Samantha and I just got back from Herräng, and one thing (of many) that we’ve been thinking about a lot since our trip is rhythm. To say that rhythm is important to swing dancing is to make a point so obvious that it borders on nonsense. Breathing is important to being alive. Realizing there’s a problem is the first step to resolving it. Even a long journey begins with a single step. These clichés are, at first glance, so self-evident that it’s a wonder people say them at all. The weird thing is they do. They say them all the time, and often as a revelation. So what gives? What is so hard to understand about these basic concepts that people waste valuable breath – which as we all know is important to being alive – repeating them. What is so compelling about hearing them that people spend loads of money traveling to exotic locales to hear some unwashed holy person tell them things they learned in their first few years of life? Or, to hit closer to home, what is so hard to understand about rhythm in the context of dance that I hoarded dollar bills and coins for over a year in order to fund a trip to Herräng (no easy feat as a lowly valet), where my girlfriend and I could learn about it?
Apparently a lot.
I had so many revelations and ah-ha moments that I considered putting on a saffron robe, shaving my head, investing in a lifetime’s supply of patchouli, and perching at the top of a distant mountain to await supplicants. Hopefully supplicants with offerings of food, since I apparently didn’t think this through very well.
In any case, it is becoming more and more clear to me that these seemingly simple concepts are difficult precisely because they are so basic. Their expressions are woven into every aspect of what we do. When we learn something important about, say, rhythm, we experience a moment of euphoric clarity and integrate it in the specific context in which we learned it. I think this is how we make a basic concept even more difficult: we stop there. Rather than think really hard about the new information, and how it might change everything we do, we work on just that one moment, moving on when we are satisfied. The moment passes, the curtain falls, and we’re left only slightly better than we were. I’m constantly surprised that the rockstar teachers we all look up to don’t lash out in frustration – except, ahem, when they do – when they give us information that they know could be completely transformative, and we use it to become tepidly proficient at a specific move, spectacularly and stubbornly missing the larger point.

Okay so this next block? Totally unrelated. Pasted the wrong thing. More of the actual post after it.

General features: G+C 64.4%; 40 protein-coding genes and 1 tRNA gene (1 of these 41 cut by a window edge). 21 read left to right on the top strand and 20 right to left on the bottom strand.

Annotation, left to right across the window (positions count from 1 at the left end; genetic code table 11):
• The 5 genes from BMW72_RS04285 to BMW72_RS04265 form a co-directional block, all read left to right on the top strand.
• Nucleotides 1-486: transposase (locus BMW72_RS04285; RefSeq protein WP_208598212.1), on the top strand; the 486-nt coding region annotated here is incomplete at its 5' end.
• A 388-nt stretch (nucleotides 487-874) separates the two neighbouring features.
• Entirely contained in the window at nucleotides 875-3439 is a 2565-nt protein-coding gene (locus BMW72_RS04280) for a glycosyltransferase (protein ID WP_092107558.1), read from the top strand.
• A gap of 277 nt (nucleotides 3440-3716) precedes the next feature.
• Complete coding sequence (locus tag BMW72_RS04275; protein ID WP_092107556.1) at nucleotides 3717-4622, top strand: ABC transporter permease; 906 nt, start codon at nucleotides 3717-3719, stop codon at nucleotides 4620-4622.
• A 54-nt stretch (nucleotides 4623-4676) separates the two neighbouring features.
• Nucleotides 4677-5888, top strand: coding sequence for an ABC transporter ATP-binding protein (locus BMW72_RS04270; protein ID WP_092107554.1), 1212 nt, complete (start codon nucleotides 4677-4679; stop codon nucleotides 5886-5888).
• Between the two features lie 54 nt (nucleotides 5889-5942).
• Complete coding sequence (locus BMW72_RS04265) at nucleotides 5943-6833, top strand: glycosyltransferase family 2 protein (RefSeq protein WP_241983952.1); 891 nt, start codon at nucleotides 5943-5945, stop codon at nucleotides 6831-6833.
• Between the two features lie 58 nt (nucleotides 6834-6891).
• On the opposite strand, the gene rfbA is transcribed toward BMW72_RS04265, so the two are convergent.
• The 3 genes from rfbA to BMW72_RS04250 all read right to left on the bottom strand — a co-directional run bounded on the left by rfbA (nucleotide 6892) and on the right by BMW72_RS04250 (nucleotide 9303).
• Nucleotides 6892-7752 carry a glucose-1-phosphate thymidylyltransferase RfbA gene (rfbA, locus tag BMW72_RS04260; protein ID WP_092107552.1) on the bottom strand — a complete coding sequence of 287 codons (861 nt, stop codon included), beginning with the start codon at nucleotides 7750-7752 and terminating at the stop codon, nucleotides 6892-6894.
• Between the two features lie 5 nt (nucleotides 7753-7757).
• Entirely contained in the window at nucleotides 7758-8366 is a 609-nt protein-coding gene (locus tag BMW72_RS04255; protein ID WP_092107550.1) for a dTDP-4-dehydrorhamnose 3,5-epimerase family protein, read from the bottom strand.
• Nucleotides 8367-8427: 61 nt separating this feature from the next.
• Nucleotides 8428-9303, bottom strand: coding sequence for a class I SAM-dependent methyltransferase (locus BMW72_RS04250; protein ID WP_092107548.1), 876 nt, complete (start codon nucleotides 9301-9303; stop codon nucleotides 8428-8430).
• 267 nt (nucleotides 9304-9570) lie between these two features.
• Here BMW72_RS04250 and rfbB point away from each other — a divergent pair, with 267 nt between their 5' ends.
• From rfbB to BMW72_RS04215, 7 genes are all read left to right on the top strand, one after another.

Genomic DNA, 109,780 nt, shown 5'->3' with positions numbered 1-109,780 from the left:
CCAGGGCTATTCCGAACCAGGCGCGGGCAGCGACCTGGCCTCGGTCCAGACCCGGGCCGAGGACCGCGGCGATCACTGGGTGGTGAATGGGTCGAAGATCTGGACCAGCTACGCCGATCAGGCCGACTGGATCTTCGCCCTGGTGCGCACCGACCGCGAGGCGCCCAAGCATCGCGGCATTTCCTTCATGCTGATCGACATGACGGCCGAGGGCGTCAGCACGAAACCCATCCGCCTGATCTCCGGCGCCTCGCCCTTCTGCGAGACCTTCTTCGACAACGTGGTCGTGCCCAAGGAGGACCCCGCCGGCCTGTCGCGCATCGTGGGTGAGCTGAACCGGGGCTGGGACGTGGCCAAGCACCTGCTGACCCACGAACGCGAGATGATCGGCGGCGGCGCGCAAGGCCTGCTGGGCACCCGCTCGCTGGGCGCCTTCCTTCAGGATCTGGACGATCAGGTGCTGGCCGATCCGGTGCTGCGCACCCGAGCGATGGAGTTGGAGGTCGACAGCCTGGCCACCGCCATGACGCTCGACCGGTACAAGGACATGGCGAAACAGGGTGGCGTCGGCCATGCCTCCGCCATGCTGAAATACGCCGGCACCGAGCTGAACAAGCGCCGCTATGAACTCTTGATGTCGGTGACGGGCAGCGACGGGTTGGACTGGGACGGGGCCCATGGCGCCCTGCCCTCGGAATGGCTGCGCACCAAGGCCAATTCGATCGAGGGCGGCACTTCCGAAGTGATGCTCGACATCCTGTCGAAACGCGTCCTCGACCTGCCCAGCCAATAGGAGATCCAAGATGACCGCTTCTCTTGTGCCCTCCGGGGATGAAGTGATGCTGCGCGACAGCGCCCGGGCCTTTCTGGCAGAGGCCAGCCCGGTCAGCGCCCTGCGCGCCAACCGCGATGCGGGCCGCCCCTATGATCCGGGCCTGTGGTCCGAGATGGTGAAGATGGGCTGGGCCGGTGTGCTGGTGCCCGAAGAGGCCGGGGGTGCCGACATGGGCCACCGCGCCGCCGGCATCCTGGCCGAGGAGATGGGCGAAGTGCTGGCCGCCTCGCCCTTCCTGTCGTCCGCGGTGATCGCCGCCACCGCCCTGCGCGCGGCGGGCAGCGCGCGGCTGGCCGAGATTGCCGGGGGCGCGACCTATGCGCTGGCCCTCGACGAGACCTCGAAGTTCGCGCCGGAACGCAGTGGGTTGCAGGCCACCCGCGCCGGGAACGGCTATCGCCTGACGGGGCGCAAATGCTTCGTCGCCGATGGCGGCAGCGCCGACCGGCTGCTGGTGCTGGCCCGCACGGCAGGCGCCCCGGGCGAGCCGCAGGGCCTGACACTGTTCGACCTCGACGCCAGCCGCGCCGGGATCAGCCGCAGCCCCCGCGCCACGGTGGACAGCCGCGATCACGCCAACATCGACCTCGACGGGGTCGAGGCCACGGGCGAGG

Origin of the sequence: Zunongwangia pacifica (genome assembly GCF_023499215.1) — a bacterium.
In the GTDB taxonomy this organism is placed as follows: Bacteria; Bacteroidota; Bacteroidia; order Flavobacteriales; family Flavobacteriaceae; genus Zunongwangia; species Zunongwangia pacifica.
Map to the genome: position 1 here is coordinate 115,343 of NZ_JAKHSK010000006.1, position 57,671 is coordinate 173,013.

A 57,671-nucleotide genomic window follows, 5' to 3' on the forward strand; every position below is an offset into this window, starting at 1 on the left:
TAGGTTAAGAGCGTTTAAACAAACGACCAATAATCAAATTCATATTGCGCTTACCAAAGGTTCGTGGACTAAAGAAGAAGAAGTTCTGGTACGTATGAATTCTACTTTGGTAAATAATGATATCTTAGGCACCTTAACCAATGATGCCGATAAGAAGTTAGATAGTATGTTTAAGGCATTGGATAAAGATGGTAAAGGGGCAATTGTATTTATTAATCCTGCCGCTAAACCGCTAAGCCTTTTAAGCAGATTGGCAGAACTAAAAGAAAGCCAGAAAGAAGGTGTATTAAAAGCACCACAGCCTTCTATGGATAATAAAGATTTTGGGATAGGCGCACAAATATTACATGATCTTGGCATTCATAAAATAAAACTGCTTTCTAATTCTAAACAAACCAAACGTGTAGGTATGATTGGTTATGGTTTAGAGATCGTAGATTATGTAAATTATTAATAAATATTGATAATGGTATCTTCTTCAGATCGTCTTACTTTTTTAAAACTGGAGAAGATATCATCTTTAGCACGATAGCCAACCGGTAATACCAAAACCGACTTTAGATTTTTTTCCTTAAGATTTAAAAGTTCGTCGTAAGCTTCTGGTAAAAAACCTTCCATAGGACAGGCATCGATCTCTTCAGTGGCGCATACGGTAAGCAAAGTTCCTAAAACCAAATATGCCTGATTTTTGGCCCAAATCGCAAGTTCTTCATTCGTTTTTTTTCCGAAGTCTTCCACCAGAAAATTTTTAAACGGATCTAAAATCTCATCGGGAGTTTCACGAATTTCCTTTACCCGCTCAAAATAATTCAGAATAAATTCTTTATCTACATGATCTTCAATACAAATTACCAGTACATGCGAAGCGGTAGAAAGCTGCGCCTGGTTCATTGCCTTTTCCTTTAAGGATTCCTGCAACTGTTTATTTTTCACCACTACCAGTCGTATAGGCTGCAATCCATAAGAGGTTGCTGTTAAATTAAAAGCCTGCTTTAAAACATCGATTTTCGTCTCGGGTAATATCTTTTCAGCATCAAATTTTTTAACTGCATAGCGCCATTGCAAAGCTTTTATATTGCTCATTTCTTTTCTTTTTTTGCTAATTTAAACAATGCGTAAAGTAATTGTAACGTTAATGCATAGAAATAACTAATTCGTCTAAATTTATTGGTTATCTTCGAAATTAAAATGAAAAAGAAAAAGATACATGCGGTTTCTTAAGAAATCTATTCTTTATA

I have long believed, and now feel an even firmer conviction, that this phenomenon is the main thing that keeps intermediate dancers from becoming advanced, advanced dancers from becoming more advanced, etc. The more I learn and the more I teach, the more I am convinced that the main difference is one of mindset. Not just a willingness to hear what you’re doing wrong during a specific moment and fix it, but a habit of hearing what you’re doing wrong in a specific moment and then taking the leap to investigating how you’re doing that same thing wrong every single moment of your dance. This is certainly something I’ve neglected many times during my time as a dancer. I’ll probably do it many more times. But I’m thinking about it a lot, and working at trying to see each moment as representative of the whole. Hopefully it’ll become another habit, another thing that I just do without thinking about it, like breathing to stay alive or starting a journey with a step.
Do you have any thoughts on basic concepts, why they’re so tricky, or the difference between dance levels? Leave a comment and we’ll discuss it! It’ll be great!
*I do know the difference between a buddhist monk and a saddhu. I just liked the picture.